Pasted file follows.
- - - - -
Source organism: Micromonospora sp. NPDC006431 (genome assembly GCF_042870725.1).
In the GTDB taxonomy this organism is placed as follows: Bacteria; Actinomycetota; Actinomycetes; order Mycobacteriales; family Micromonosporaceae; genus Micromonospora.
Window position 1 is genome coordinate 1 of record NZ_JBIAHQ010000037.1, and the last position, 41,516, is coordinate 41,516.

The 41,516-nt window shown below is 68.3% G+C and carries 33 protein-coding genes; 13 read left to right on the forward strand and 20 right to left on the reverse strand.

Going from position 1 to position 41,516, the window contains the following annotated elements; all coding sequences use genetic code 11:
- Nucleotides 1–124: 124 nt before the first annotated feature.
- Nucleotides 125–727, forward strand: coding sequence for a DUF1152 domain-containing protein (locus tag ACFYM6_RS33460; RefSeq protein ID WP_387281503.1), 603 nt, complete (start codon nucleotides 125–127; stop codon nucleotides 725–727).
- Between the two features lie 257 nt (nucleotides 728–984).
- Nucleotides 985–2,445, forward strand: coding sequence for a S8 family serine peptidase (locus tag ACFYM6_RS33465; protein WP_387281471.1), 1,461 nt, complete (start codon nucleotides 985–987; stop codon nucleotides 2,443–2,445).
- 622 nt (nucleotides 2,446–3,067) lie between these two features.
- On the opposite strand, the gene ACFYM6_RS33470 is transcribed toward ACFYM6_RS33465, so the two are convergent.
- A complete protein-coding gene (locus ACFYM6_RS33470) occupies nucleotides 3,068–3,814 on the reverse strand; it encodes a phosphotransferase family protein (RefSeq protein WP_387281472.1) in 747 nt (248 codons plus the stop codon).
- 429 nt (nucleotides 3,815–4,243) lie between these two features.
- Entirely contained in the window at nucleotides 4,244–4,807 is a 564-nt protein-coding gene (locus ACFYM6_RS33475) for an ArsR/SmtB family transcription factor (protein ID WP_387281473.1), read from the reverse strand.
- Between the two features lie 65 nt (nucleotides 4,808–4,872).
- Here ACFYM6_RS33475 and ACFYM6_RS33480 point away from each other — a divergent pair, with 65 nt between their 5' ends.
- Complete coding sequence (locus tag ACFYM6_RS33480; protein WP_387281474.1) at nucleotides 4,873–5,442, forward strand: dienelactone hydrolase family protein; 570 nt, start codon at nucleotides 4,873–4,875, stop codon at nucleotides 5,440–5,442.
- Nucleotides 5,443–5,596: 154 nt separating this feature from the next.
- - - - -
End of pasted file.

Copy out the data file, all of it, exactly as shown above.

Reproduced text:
Source organism: Micromonospora sp. NPDC006431 (genome assembly GCF_042870725.1).
In the GTDB taxonomy this organism is placed as follows: Bacteria; Actinomycetota; Actinomycetes; order Mycobacteriales; family Micromonosporaceae; genus Micromonospora.
Window position 1 is genome coordinate 1 of record NZ_JBIAHQ010000037.1, and the last position, 41,516, is coordinate 41,516.

The 41,516-nt window shown below is 68.3% G+C and carries 33 protein-coding genes; 13 read left to right on the forward strand and 20 right to left on the reverse strand.

Going from position 1 to position 41,516, the window contains the following annotated elements; all coding sequences use genetic code 11:
- Nucleotides 1–124: 124 nt before the first annotated feature.
- Nucleotides 125–727, forward strand: coding sequence for a DUF1152 domain-containing protein (locus tag ACFYM6_RS33460; RefSeq protein ID WP_387281503.1), 603 nt, complete (start codon nucleotides 125–127; stop codon nucleotides 725–727).
- Between the two features lie 257 nt (nucleotides 728–984).
- Nucleotides 985–2,445, forward strand: coding sequence for a S8 family serine peptidase (locus tag ACFYM6_RS33465; protein WP_387281471.1), 1,461 nt, complete (start codon nucleotides 985–987; stop codon nucleotides 2,443–2,445).
- 622 nt (nucleotides 2,446–3,067) lie between these two features.
- On the opposite strand, the gene ACFYM6_RS33470 is transcribed toward ACFYM6_RS33465, so the two are convergent.
- A complete protein-coding gene (locus ACFYM6_RS33470) occupies nucleotides 3,068–3,814 on the reverse strand; it encodes a phosphotransferase family protein (RefSeq protein WP_387281472.1) in 747 nt (248 codons plus the stop codon).
- 429 nt (nucleotides 3,815–4,243) lie between these two features.
- Entirely contained in the window at nucleotides 4,244–4,807 is a 564-nt protein-coding gene (locus ACFYM6_RS33475) for an ArsR/SmtB family transcription factor (protein ID WP_387281473.1), read from the reverse strand.
- Between the two features lie 65 nt (nucleotides 4,808–4,872).
- Here ACFYM6_RS33475 and ACFYM6_RS33480 point away from each other — a divergent pair, with 65 nt between their 5' ends.
- Complete coding sequence (locus tag ACFYM6_RS33480; protein WP_387281474.1) at nucleotides 4,873–5,442, forward strand: dienelactone hydrolase family protein; 570 nt, start codon at nucleotides 4,873–4,875, stop codon at nucleotides 5,440–5,442.
- Nucleotides 5,443–5,596: 154 nt separating this feature from the next.